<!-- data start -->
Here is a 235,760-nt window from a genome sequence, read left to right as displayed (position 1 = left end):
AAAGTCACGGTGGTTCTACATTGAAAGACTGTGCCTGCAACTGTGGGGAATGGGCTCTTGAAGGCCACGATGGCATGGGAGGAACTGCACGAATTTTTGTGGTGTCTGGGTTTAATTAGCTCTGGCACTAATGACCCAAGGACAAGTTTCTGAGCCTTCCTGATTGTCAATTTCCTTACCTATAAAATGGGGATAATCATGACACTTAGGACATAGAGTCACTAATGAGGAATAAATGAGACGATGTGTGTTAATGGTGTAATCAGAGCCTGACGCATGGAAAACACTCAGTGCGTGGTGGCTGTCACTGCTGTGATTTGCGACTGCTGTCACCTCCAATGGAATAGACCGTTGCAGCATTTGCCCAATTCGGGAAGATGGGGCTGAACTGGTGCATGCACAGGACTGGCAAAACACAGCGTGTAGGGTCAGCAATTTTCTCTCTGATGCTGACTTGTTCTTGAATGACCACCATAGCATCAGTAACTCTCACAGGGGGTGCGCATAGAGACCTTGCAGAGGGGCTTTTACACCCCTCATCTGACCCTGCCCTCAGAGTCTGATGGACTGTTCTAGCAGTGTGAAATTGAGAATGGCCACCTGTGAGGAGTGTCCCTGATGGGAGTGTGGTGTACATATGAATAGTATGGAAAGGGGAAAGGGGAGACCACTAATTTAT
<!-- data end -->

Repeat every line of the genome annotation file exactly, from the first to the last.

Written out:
Here is a 235,760-nt window from a genome sequence, read left to right as displayed (position 1 = left end):
AAAGTCACGGTGGTTCTACATTGAAAGACTGTGCCTGCAACTGTGGGGAATGGGCTCTTGAAGGCCACGATGGCATGGGAGGAACTGCACGAATTTTTGTGGTGTCTGGGTTTAATTAGCTCTGGCACTAATGACCCAAGGACAAGTTTCTGAGCCTTCCTGATTGTCAATTTCCTTACCTATAAAATGGGGATAATCATGACACTTAGGACATAGAGTCACTAATGAGGAATAAATGAGACGATGTGTGTTAATGGTGTAATCAGAGCCTGACGCATGGAAAACACTCAGTGCGTGGTGGCTGTCACTGCTGTGATTTGCGACTGCTGTCACCTCCAATGGAATAGACCGTTGCAGCATTTGCCCAATTCGGGAAGATGGGGCTGAACTGGTGCATGCACAGGACTGGCAAAACACAGCGTGTAGGGTCAGCAATTTTCTCTCTGATGCTGACTTGTTCTTGAATGACCACCATAGCATCAGTAACTCTCACAGGGGGTGCGCATAGAGACCTTGCAGAGGGGCTTTTACACCCCTCATCTGACCCTGCCCTCAGAGTCTGATGGACTGTTCTAGCAGTGTGAAATTGAGAATGGCCACCTGTGAGGAGTGTCCCTGATGGGAGTGTGGTGTACATATGAATAGTATGGAAAGGGGAAAGGGGAGACCACTAATTTAT